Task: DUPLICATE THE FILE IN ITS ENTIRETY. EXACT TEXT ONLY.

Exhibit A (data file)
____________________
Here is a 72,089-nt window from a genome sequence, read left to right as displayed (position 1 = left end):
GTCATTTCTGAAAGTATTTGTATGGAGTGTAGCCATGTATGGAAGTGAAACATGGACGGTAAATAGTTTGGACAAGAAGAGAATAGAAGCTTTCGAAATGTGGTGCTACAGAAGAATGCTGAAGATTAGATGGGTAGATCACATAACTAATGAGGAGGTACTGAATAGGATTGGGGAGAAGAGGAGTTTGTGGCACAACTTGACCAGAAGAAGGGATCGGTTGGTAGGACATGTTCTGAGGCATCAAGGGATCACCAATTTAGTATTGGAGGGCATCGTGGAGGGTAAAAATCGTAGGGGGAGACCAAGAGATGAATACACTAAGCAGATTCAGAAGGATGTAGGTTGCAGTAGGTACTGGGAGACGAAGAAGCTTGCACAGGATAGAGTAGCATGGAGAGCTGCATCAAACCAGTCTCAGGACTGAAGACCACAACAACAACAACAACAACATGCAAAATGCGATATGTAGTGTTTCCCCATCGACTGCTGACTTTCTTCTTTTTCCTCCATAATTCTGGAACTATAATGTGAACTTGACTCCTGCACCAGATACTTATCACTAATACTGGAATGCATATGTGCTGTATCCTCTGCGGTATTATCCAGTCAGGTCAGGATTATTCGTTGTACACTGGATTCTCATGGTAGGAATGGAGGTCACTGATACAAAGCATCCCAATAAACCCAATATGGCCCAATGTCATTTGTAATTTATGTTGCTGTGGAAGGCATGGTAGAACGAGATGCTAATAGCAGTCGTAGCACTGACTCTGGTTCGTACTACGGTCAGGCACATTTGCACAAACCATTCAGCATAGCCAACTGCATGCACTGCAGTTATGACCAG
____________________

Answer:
Here is a 72,089-nt window from a genome sequence, read left to right as displayed (position 1 = left end):
GTCATTTCTGAAAGTATTTGTATGGAGTGTAGCCATGTATGGAAGTGAAACATGGACGGTAAATAGTTTGGACAAGAAGAGAATAGAAGCTTTCGAAATGTGGTGCTACAGAAGAATGCTGAAGATTAGATGGGTAGATCACATAACTAATGAGGAGGTACTGAATAGGATTGGGGAGAAGAGGAGTTTGTGGCACAACTTGACCAGAAGAAGGGATCGGTTGGTAGGACATGTTCTGAGGCATCAAGGGATCACCAATTTAGTATTGGAGGGCATCGTGGAGGGTAAAAATCGTAGGGGGAGACCAAGAGATGAATACACTAAGCAGATTCAGAAGGATGTAGGTTGCAGTAGGTACTGGGAGACGAAGAAGCTTGCACAGGATAGAGTAGCATGGAGAGCTGCATCAAACCAGTCTCAGGACTGAAGACCACAACAACAACAACAACAACATGCAAAATGCGATATGTAGTGTTTCCCCATCGACTGCTGACTTTCTTCTTTTTCCTCCATAATTCTGGAACTATAATGTGAACTTGACTCCTGCACCAGATACTTATCACTAATACTGGAATGCATATGTGCTGTATCCTCTGCGGTATTATCCAGTCAGGTCAGGATTATTCGTTGTACACTGGATTCTCATGGTAGGAATGGAGGTCACTGATACAAAGCATCCCAATAAACCCAATATGGCCCAATGTCATTTGTAATTTATGTTGCTGTGGAAGGCATGGTAGAACGAGATGCTAATAGCAGTCGTAGCACTGACTCTGGTTCGTACTACGGTCAGGCACATTTGCACAAACCATTCAGCATAGCCAACTGCATGCACTGCAGTTATGACCAG